Four Of Arrows
(Double Double Whammy / Big Scary Monsters)
Leaping into introspection, Great Grandpa come-of-age on latest record Four Of Arrows, which allows as much space for soaring pop ballads as it does the emotionally intense rock’n’roll that remains their resounding forte. Right up there with the very best of them.
Days Like Pearls
(Dear Life Records)
One of those strange and quiet snapshots of American life that resonates with a deepness that can’t be logically explained, Days Like Pearls might well be 2019’s most elegant and engrossing secret.
The Big Freeze
Her fifth album in more than a decade of music-making, The Big Freeze wears its ageing as a badge of honour, tackling the big issues of life with Stevenson’s intensely passionate eye-for-detail.
Heather Woods Broderick
Heather’s most ambitious and fully-realised work to-date, Invitation was written in isolation on the Pacific Northwest coast and you can feel every gust of wind, every ounce of rain, in its earthy and invigorating compositions.
Never Not Never Not Never Not
(New Professor Music / Specialist Subject)
Balancing her wry words with a deep sense of warmth, Tucker’s woozy record is heartfelt and hefty, the sense of catharsis that underpins it pushing the feeling that it could fall apart at any given second.
Capturing the frenetic energy of their magnificent live shows was always going to be tough but What Life succeeds thanks to the quality of the songwriting that underpins their math-y, delightfully noisy guitar jams.
While My Father Sleeps
(Park The Van)
An Ode to Olivia Rose’s mother, who passed away in 2017, While My Father Sleeps is an emphatic and powerful capturing of emotions, equal parts gnarly and haunting; a spider’s web of emotional rock.
There are some voices that exist to be heard and absorbed, that resonate long after the last note is played. Such is the voice of Erin Durant who, on her debut album, sings with a lilt to charm the soul and warm the heart.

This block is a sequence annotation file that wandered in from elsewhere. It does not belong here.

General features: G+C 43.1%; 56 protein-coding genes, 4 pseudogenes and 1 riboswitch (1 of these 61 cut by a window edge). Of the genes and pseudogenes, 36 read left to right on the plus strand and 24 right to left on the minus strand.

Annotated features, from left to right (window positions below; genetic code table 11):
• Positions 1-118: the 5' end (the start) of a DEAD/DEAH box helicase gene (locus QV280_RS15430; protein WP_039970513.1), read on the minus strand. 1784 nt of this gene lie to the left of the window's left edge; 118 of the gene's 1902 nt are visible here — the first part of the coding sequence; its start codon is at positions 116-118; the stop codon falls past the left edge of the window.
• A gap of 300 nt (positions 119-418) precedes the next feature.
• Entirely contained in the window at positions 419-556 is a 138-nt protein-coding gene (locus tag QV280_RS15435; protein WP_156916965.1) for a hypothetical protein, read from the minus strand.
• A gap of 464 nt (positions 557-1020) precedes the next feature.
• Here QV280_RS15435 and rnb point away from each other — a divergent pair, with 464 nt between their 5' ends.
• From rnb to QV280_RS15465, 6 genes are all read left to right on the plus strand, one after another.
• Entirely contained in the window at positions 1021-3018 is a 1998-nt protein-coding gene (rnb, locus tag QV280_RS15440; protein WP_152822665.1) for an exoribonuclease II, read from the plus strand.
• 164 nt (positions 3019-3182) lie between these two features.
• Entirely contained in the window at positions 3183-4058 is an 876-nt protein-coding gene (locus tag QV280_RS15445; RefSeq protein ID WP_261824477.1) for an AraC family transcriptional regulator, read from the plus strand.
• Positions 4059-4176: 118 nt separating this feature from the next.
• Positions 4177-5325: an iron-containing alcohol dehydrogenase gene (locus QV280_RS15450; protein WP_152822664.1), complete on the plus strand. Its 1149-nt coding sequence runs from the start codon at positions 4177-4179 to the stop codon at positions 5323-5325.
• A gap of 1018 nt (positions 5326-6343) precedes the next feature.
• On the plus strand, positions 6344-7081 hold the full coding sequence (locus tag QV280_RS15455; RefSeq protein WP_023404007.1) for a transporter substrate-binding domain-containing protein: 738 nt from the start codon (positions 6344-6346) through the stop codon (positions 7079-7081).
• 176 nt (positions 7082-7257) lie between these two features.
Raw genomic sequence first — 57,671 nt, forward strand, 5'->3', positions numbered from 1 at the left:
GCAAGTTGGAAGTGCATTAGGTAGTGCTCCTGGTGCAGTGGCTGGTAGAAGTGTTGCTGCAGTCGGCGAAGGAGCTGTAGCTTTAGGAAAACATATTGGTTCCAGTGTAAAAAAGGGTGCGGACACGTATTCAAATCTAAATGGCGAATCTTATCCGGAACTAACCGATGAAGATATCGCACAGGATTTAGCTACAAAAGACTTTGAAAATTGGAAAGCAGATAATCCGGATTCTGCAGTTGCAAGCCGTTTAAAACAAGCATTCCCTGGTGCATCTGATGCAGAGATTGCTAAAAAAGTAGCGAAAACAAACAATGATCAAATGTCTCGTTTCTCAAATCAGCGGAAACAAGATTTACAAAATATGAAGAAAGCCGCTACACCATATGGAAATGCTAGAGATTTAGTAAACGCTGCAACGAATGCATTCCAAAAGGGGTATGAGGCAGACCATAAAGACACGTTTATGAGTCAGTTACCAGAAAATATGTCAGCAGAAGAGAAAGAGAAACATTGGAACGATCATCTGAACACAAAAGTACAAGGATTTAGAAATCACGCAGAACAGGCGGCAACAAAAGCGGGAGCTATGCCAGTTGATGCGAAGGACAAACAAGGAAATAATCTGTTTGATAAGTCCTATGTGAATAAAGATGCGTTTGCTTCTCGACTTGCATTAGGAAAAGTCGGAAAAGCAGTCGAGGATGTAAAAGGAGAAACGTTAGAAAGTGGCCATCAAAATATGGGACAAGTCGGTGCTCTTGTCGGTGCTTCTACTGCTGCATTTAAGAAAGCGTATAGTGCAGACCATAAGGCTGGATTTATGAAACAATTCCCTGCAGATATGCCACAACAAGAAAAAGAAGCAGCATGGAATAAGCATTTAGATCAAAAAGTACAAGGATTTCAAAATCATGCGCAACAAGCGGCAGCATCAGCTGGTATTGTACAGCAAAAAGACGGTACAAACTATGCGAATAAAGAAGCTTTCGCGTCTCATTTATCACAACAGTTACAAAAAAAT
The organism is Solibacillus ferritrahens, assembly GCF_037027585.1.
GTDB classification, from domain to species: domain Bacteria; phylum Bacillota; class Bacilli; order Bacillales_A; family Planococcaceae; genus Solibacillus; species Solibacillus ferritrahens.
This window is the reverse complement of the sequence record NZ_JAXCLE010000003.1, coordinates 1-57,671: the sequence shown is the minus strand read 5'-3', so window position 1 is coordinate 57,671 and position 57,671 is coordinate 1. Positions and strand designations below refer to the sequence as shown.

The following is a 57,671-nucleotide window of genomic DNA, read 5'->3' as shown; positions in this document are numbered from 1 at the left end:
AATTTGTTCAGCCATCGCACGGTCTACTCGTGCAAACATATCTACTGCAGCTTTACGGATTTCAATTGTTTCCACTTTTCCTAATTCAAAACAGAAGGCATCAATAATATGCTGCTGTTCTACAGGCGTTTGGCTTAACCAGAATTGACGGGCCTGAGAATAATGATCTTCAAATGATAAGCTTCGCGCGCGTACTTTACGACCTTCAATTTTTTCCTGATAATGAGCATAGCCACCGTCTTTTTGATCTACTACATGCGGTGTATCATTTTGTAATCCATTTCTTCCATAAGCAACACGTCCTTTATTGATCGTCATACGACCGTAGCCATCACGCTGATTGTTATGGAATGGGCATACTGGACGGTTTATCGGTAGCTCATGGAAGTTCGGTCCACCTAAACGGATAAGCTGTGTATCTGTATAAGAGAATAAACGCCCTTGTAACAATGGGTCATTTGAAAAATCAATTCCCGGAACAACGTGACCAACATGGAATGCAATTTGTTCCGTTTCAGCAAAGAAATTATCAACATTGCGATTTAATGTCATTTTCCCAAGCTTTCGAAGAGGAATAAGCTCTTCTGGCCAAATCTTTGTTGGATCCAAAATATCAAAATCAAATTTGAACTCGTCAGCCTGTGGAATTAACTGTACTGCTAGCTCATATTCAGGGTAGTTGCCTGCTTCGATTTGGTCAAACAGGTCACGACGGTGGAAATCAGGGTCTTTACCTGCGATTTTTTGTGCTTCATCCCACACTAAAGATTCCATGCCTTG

While his March-released collaboration with producer Kenny Segal won the plaudits, Woods’ icy and bleak later record is equally mesmerising, that gruff voice occasionally illuminated by inspired guest spots and production tics.
(Spirit House Records)
Taking its tile from the process of shedding old skin, Ecdysis is a suitably perilous journey, full of ghostly compositions that find a balance between ambient stillness and electronic pop explorations.
One might think there’s only so much mileage you can get from the instrumental-folk compositions of one man, but William Tyler continues to defy the odds, his latest record both moving and meticulous in equal measure.
(Ba Da Bing Records)
The follow-up to one of our favourite records of 2016, Emily Cross’ latest adventure is submerged in atmospheric layers, a swirl of white-noise pop within which whole new worlds can be discovered.
Though it consists of just 5 songs, Bofale’s Swim Team makes for a dazzling 25-minutes of music, the pick of which is ‘U Ouchea’ – a seven-minute wonder of exotic soundscapes and gorgeous vocals.
Mary Lattimore & Mac McCaughan
New Rain Duets
(Three Lobed Recordings)
Four chapters, forty-minutes of music, and every bit as hypnotic as we’ve come to expect, Lattimore’s collaboration with Superchunk’s Mac McCaughan was a fog-soaked collection of ambient improvisations to get truly lost in.